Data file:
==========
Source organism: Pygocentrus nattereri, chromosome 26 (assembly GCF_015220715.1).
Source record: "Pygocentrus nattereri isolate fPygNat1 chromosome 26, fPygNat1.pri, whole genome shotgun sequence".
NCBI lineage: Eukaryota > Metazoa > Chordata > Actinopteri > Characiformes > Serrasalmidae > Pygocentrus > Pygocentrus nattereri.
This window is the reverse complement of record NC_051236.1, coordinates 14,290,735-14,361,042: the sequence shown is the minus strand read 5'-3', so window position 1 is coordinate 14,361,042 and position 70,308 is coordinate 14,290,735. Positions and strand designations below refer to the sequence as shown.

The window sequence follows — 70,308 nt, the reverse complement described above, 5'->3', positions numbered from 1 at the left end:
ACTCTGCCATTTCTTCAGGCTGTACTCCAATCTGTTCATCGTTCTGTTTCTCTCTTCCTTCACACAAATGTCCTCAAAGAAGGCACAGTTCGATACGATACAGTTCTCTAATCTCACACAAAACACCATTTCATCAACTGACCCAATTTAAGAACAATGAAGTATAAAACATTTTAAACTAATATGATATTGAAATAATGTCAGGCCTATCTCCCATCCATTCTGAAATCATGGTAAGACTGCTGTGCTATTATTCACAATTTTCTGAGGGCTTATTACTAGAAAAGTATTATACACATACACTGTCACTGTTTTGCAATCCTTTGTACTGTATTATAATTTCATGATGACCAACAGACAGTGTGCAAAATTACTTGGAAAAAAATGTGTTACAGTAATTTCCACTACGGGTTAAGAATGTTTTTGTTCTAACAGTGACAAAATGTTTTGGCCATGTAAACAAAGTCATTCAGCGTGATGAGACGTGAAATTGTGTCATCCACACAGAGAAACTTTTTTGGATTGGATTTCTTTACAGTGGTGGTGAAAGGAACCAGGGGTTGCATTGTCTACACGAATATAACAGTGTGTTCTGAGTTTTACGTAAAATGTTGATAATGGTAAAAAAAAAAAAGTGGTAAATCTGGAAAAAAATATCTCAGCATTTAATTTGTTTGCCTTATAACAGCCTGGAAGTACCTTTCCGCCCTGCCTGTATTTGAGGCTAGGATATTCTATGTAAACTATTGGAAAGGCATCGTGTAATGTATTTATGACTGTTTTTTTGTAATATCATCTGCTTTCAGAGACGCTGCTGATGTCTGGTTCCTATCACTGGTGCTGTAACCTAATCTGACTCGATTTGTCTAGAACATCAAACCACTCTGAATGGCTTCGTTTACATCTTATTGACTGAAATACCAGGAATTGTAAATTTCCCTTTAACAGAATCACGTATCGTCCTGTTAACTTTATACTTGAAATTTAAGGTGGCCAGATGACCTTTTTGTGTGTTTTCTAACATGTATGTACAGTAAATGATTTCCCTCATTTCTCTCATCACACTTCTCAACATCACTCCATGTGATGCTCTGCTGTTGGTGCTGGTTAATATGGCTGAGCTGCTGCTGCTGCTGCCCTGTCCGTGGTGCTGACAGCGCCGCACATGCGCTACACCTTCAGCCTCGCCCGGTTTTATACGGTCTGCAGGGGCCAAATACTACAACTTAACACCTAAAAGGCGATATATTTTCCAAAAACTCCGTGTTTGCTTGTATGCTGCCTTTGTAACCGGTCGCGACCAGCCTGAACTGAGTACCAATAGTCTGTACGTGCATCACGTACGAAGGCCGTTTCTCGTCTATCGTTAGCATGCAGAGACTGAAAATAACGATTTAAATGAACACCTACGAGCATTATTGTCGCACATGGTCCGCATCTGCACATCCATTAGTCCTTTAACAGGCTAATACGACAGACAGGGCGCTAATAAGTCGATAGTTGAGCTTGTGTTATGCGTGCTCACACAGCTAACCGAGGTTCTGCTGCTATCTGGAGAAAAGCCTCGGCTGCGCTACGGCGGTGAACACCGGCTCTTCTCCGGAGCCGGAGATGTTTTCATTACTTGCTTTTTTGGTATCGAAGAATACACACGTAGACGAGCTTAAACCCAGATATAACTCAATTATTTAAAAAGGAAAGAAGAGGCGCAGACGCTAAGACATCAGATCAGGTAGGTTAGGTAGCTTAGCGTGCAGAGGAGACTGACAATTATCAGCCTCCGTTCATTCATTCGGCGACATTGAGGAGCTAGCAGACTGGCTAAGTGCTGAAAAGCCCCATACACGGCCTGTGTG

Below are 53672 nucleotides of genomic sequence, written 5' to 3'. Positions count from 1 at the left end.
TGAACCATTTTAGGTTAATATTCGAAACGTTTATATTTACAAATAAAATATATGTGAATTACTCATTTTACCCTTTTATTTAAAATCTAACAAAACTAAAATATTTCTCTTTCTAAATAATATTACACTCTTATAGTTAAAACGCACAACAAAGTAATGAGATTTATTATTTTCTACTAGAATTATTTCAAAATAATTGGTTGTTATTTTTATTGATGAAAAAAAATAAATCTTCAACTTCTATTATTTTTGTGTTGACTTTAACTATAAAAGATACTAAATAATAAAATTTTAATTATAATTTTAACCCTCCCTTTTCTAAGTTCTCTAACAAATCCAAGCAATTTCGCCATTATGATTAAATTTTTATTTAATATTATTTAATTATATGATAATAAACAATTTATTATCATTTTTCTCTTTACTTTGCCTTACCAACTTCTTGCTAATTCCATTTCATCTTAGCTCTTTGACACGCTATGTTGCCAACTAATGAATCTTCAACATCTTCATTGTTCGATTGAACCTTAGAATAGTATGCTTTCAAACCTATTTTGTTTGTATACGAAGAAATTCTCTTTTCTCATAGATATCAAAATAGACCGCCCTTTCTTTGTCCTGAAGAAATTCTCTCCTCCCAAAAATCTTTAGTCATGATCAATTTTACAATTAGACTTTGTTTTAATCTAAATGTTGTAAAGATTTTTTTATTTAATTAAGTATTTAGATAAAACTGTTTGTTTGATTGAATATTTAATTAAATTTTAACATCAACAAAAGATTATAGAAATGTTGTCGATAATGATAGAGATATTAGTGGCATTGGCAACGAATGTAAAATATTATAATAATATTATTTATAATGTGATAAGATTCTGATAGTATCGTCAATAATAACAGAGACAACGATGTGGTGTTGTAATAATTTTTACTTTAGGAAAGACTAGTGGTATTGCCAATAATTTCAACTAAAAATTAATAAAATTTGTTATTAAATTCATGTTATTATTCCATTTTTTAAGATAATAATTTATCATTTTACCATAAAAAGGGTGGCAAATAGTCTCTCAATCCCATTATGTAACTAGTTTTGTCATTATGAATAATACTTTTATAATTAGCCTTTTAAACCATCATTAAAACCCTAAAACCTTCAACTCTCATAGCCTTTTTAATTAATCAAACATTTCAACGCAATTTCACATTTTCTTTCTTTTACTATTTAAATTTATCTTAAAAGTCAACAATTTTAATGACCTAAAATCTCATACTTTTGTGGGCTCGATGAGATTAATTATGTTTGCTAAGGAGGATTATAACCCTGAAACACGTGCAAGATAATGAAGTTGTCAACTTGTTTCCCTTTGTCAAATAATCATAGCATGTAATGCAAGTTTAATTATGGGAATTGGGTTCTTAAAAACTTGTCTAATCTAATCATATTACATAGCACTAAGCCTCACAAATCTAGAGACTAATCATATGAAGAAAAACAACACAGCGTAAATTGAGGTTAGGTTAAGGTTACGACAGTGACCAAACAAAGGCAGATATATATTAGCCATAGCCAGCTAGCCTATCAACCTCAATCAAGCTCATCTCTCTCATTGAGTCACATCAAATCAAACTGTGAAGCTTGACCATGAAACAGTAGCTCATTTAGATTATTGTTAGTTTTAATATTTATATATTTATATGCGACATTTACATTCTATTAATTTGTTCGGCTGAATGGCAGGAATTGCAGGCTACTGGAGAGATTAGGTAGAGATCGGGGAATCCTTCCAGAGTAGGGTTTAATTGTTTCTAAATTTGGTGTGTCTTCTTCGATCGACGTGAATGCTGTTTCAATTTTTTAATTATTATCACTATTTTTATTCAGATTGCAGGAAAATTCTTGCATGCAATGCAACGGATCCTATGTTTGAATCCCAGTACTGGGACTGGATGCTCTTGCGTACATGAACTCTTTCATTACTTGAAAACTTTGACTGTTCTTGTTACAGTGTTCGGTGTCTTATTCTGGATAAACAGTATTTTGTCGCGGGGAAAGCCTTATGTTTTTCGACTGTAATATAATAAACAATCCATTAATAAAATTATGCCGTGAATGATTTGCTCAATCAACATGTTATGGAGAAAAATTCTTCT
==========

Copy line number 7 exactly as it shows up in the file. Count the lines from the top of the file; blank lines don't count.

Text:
Below are 53672 nucleotides of genomic sequence, written 5' to 3'. Positions count from 1 at the left end.